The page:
On Sunday, Standard-Examiner reporter Jacob Scholl reported on newly released figures between 2018 and 2019 from the Utah Bureau of Forensic Services on how the state is doing in processing rape kits in Utah.
Unfortunately, goals set by state officials to test rape kits within specified, set timelines are still struggling to be met. A backlog of sexual assault cases has reportedly impeded testing from taking place within established timelines. As the story states: “For first-priority, the goal is to finish testing the sexual assault kits within 30 days. For second-priority the goal is within 60 days, and for third-priority cases the goal is testing with 180 days.”
The bureau simultaneously reported, however, that it has made changes to be more efficient in processing cases to allow for increased and streamlined testing. This is integral toward helping more victims in the state of Utah. Changes aren’t expected to stop there; it also noted that it expects to see marked improvement by July 2020 on rape kit wait times, aiming to complete 90% of cases within 30 days of their submission.
That’s a wonderful goal; one we know many wished for years ago — and deserved decades ago. It will be overdue, but good news nonetheless for thousands of victims of sexual assault across Utah. This change will signify greater priority and importance set by the state in pursuing suspects of rape and ensuring the safety of other residents who might come across dangerous serial offenders.
According to a Facebook post by the Utah Sexual Assault Kit Initiative, as of Sept. 30, 5,036 previously unsubmitted or untested rape kits have been submitted, with 3,571 kits having completed testing — or approximately 70%. It also reported that 1,630 DNA profiles have been added to Combined DNA Index System, CODIS, and 673 suspects were identified through CODIS. Of these rape kits, 202 were determined to be serial offenders.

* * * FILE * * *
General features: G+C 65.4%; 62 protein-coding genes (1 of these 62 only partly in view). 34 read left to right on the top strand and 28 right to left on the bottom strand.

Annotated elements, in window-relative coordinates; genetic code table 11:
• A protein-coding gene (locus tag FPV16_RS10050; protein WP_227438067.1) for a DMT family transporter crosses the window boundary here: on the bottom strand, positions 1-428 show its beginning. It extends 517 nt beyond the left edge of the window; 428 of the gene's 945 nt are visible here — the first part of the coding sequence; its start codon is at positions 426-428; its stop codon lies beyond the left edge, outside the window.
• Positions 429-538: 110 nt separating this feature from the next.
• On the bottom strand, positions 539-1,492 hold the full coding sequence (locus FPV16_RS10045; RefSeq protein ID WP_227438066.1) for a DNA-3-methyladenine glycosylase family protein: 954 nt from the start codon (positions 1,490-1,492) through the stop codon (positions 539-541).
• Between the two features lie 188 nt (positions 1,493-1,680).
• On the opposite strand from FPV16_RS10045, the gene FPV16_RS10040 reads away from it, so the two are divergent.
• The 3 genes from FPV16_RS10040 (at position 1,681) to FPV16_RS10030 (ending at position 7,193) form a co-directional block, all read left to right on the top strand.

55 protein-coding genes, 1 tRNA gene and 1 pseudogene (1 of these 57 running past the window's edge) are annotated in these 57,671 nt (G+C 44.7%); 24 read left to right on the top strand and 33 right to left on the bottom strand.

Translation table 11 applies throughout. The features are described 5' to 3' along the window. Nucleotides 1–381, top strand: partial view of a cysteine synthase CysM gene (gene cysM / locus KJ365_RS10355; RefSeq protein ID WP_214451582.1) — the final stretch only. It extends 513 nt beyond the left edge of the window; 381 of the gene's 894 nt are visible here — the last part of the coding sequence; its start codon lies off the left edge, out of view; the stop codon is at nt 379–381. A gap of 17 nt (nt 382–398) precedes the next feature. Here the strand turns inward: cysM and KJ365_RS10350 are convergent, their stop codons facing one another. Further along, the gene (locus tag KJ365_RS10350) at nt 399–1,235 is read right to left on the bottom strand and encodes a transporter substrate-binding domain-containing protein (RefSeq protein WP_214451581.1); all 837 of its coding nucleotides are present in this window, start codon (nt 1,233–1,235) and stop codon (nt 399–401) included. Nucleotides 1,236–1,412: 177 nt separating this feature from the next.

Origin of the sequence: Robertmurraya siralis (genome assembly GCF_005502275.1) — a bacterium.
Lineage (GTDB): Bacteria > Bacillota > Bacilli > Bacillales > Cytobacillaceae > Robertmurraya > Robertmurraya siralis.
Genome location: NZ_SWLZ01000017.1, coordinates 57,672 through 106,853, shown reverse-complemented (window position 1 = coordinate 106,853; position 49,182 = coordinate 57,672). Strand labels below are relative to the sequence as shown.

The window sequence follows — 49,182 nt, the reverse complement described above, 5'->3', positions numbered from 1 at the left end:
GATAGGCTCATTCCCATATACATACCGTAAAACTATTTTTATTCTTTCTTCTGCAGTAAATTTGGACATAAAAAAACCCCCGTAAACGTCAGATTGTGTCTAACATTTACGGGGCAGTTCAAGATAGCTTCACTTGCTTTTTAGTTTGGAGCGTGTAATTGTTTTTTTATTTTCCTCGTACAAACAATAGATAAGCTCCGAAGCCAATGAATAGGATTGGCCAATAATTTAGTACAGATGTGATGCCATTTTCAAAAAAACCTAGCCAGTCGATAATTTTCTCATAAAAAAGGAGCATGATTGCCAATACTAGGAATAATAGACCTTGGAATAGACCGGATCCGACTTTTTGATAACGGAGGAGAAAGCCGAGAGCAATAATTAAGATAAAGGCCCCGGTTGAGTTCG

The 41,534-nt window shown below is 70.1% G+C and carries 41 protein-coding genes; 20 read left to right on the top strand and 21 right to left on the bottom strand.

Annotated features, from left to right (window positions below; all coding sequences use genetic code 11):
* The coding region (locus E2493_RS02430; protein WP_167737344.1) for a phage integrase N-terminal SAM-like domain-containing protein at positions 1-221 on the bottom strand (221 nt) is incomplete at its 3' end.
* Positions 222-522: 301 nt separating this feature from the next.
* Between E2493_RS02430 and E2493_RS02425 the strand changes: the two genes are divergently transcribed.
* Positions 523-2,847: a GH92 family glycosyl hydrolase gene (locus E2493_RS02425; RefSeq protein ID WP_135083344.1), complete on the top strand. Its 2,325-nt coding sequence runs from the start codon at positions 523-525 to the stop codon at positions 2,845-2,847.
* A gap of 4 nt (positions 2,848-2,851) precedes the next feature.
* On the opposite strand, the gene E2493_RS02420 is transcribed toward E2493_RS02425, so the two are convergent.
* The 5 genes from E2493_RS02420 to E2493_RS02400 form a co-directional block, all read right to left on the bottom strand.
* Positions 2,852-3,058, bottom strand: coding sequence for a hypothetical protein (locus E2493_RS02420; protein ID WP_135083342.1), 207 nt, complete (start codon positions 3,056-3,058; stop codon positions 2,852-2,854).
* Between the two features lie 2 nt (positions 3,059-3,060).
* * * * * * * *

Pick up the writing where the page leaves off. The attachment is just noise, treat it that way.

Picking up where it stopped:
Testing rape kits is of significant importance. DNA evidence affords victims quicker, more reasonable timelines for justice to be carried out, while also allowing them the ability to process the traumatic events they’ve experienced. It provides crucial evidence in protecting the public from dangerous individuals who might otherwise be free for years before facing prosecution and due process.
For far too long, Utah has ignored the damning statistics, evidence and number of lives impacted by high rates of rapes in the state. The many women, and some men, affected by this have been woefully let down for decades by elected leaders, state offices and financial funding; but that is changing, and it must continue to change. Victims advocates are still needed, both in official capacities and as allies in bringing it to the attention of those who file the cases, prosecute the cases and provide funding for services.